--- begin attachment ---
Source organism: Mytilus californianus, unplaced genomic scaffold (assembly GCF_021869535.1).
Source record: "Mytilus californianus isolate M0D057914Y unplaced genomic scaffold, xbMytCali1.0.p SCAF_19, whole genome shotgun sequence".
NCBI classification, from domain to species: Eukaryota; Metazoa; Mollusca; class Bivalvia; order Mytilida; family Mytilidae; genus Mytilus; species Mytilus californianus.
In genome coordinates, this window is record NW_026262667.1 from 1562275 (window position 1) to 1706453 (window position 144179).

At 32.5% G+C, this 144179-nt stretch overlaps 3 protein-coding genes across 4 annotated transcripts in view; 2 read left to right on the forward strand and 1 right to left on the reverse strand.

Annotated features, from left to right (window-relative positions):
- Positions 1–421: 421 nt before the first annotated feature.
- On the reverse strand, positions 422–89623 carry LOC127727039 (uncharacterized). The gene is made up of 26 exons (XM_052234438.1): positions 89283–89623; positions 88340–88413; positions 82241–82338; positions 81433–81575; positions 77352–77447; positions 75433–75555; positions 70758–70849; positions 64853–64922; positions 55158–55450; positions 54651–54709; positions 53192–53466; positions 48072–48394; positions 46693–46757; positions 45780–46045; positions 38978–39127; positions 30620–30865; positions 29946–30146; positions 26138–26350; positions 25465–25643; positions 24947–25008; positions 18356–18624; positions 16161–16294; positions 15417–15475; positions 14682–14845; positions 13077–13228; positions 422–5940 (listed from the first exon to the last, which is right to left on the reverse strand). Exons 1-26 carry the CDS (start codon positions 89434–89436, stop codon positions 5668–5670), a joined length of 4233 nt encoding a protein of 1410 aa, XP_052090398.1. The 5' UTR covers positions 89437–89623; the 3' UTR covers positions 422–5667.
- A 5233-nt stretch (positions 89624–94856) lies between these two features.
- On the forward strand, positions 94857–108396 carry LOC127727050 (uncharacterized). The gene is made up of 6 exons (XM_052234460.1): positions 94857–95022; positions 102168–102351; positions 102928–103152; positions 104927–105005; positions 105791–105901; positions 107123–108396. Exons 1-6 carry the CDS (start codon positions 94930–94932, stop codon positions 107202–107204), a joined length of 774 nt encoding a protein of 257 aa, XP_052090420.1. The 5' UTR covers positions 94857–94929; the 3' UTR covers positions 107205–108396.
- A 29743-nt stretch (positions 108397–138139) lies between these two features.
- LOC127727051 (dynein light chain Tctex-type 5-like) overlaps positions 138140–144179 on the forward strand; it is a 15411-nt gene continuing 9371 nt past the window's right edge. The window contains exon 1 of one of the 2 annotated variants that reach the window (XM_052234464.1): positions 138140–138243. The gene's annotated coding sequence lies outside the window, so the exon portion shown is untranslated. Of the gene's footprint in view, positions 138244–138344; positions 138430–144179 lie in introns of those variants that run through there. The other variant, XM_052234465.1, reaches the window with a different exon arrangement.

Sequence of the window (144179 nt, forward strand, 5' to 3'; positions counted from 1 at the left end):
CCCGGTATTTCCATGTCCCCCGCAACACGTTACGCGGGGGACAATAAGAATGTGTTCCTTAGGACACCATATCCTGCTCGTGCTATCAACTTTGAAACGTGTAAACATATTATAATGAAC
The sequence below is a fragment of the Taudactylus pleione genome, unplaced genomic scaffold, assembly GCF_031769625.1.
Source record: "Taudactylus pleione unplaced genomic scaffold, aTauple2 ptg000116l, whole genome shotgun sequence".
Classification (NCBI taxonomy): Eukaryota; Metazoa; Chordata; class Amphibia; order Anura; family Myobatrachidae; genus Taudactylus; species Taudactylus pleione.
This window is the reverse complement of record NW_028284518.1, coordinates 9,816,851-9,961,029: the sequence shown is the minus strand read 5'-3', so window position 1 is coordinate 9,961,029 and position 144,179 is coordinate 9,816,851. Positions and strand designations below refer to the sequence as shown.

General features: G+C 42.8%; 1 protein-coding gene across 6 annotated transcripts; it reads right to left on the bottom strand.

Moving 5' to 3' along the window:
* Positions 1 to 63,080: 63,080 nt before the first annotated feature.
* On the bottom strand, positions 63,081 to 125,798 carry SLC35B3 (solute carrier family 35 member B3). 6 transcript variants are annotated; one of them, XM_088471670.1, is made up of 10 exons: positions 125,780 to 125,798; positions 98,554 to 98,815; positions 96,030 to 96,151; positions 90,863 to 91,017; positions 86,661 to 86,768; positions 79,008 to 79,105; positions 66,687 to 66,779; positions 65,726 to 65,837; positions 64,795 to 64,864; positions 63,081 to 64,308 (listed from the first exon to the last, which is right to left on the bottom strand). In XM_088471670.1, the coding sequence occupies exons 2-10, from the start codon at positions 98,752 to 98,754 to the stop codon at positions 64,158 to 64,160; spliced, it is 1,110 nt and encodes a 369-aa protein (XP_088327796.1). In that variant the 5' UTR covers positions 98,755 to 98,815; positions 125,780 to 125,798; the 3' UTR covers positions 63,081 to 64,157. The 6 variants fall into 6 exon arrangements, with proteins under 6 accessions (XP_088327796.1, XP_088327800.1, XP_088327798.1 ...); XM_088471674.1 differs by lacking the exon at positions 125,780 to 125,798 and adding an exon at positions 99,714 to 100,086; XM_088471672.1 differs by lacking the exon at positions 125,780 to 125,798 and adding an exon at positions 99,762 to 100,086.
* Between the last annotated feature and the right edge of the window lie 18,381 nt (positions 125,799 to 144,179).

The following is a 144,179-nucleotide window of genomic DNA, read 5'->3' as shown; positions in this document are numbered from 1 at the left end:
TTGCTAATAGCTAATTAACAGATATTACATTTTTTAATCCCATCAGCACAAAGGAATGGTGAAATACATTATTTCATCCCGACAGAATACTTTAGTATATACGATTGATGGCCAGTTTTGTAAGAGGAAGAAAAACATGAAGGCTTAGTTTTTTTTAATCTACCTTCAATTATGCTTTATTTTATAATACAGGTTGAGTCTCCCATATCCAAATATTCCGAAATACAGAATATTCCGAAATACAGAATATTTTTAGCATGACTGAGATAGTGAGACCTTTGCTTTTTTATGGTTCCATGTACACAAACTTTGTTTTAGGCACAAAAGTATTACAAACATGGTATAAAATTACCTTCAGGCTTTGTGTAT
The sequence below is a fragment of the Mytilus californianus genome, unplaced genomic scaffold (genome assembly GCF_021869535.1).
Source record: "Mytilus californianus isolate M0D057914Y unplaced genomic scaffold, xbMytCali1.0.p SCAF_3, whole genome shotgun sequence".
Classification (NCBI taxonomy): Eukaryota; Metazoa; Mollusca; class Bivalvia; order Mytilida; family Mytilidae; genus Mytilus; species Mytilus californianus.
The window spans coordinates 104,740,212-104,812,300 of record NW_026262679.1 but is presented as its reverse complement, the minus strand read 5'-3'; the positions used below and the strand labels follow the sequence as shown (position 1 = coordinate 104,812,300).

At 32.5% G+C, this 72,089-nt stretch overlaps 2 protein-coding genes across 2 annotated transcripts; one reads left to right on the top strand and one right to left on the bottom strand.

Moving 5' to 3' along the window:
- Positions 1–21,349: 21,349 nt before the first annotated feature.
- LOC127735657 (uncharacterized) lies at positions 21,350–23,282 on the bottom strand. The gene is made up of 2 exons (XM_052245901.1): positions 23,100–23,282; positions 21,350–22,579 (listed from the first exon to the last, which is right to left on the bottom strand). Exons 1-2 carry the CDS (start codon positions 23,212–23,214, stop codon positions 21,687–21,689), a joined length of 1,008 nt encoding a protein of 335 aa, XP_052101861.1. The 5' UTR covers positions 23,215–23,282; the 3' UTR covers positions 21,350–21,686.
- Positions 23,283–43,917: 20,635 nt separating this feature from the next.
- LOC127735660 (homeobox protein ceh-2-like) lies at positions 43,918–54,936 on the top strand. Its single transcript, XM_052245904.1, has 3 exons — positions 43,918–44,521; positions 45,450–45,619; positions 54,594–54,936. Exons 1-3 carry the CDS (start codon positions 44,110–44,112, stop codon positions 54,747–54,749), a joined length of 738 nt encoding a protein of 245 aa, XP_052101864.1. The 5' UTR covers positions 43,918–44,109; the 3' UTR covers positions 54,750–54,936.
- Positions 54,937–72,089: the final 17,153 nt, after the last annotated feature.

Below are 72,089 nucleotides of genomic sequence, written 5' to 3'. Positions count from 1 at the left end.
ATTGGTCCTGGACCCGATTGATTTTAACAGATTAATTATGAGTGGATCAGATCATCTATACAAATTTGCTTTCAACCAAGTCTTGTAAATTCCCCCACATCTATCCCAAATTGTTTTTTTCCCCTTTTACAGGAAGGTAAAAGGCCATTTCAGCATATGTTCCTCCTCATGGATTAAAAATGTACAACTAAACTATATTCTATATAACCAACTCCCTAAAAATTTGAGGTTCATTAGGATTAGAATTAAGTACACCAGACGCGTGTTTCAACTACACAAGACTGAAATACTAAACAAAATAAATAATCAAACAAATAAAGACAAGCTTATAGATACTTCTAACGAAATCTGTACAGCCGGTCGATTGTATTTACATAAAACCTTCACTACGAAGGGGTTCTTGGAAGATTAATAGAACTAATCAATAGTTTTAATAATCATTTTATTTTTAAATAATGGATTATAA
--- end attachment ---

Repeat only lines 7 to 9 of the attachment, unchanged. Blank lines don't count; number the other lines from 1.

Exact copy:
- Positions 1–421: 421 nt before the first annotated feature.
- On the reverse strand, positions 422–89623 carry LOC127727039 (uncharacterized). The gene is made up of 26 exons (XM_052234438.1): positions 89283–89623; positions 88340–88413; positions 82241–82338; positions 81433–81575; positions 77352–77447; positions 75433–75555; positions 70758–70849; positions 64853–64922; positions 55158–55450; positions 54651–54709; positions 53192–53466; positions 48072–48394; positions 46693–46757; positions 45780–46045; positions 38978–39127; positions 30620–30865; positions 29946–30146; positions 26138–26350; positions 25465–25643; positions 24947–25008; positions 18356–18624; positions 16161–16294; positions 15417–15475; positions 14682–14845; positions 13077–13228; positions 422–5940 (listed from the first exon to the last, which is right to left on the reverse strand). Exons 1-26 carry the CDS (start codon positions 89434–89436, stop codon positions 5668–5670), a joined length of 4233 nt encoding a protein of 1410 aa, XP_052090398.1. The 5' UTR covers positions 89437–89623; the 3' UTR covers positions 422–5667.
- A 5233-nt stretch (positions 89624–94856) lies between these two features.